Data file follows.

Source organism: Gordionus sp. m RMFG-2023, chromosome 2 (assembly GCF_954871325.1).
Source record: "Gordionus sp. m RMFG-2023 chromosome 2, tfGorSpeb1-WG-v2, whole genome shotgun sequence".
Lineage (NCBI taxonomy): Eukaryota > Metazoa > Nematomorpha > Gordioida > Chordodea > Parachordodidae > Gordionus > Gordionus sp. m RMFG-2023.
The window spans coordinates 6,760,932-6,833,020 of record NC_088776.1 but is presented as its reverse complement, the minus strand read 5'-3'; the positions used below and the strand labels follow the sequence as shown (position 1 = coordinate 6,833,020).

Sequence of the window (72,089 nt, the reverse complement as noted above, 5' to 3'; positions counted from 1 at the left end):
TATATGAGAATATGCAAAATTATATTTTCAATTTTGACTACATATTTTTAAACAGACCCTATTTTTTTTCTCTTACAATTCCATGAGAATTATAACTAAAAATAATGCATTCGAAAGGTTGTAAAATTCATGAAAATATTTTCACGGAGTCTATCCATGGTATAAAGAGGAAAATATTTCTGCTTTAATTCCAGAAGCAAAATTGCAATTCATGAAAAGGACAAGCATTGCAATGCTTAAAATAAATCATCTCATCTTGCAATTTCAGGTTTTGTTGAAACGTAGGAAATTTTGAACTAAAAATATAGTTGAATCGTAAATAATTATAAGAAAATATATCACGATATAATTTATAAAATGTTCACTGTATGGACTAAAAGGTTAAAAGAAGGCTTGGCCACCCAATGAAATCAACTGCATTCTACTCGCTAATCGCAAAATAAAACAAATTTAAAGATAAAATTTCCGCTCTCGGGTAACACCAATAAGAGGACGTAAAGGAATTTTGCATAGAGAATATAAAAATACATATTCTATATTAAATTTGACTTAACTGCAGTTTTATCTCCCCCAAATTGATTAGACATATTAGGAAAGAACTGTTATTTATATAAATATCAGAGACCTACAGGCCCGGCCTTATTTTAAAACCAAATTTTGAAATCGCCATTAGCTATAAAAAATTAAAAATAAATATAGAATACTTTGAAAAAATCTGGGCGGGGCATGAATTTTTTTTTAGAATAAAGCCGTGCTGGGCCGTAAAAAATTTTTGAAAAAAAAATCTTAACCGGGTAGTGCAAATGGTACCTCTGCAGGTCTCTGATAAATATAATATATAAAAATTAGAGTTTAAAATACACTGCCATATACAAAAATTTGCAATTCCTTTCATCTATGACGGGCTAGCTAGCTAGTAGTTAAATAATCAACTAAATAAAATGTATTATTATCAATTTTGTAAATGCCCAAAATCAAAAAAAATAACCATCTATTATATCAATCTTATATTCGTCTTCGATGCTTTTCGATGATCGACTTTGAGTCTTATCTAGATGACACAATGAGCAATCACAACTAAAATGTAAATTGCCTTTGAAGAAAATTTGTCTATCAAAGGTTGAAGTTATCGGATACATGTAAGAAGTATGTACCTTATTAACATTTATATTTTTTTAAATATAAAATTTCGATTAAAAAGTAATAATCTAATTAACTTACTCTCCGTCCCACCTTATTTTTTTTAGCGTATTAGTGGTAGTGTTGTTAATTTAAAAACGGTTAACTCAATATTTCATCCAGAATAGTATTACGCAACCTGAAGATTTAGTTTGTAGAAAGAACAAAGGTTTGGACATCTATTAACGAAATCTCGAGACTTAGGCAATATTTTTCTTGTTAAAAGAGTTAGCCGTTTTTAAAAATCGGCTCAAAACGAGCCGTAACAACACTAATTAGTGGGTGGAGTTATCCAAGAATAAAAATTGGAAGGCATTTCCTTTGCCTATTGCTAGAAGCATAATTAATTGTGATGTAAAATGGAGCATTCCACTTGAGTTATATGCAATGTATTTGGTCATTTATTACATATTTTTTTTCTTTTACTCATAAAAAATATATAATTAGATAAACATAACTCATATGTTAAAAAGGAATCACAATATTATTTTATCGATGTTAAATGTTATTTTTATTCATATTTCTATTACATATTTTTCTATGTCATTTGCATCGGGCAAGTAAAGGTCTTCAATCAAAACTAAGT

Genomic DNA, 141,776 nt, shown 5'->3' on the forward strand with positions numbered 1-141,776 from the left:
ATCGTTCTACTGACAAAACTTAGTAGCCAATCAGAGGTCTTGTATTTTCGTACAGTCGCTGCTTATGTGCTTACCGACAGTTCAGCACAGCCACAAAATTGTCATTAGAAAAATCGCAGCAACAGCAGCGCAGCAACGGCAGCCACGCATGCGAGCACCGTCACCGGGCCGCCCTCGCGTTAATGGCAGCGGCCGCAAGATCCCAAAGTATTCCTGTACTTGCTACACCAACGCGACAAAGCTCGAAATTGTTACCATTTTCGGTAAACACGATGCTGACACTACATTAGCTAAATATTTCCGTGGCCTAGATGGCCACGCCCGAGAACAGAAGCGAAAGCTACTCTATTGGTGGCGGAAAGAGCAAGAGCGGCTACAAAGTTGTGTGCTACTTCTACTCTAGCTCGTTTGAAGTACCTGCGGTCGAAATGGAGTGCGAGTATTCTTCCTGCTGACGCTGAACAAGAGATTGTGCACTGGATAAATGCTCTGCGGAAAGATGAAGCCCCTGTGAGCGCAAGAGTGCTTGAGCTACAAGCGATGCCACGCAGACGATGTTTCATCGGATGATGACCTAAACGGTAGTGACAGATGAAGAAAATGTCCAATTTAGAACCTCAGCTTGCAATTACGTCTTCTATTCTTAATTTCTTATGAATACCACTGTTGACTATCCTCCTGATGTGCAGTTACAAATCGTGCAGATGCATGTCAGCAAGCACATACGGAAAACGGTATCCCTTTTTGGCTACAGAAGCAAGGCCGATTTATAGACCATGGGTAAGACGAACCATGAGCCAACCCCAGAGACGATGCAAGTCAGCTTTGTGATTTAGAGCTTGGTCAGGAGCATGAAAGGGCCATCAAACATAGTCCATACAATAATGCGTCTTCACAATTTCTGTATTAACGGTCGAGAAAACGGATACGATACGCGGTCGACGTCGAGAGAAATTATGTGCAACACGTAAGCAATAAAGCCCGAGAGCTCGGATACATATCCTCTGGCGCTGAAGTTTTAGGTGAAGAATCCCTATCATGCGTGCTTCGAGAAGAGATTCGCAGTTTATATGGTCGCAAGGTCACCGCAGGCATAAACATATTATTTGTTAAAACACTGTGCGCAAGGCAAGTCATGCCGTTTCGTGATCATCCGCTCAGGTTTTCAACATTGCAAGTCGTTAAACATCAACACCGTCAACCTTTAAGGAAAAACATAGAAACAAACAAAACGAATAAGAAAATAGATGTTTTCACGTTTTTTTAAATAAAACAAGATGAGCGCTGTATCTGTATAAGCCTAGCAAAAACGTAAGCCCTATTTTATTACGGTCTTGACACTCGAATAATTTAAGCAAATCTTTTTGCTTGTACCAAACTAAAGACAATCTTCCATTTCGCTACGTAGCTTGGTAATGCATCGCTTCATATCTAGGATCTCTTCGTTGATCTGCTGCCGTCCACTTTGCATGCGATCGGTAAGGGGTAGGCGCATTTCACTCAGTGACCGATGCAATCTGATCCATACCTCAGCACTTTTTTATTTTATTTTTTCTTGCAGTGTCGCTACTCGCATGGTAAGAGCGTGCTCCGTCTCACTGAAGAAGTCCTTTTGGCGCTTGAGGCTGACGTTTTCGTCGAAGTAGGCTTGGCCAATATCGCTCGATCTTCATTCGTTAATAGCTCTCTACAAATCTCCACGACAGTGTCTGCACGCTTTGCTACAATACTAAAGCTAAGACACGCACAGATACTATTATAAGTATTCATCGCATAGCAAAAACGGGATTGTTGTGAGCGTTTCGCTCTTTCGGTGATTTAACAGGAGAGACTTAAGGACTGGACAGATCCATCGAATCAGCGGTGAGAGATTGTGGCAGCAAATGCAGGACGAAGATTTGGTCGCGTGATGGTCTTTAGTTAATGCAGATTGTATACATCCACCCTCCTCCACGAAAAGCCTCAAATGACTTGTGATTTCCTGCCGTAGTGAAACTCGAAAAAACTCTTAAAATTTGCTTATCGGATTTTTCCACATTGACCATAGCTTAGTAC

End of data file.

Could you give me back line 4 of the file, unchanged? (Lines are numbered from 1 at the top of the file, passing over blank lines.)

The window spans coordinates 6,760,932-6,833,020 of record NC_088776.1 but is presented as its reverse complement, the minus strand read 5'-3'; the positions used below and the strand labels follow the sequence as shown (position 1 = coordinate 6,833,020).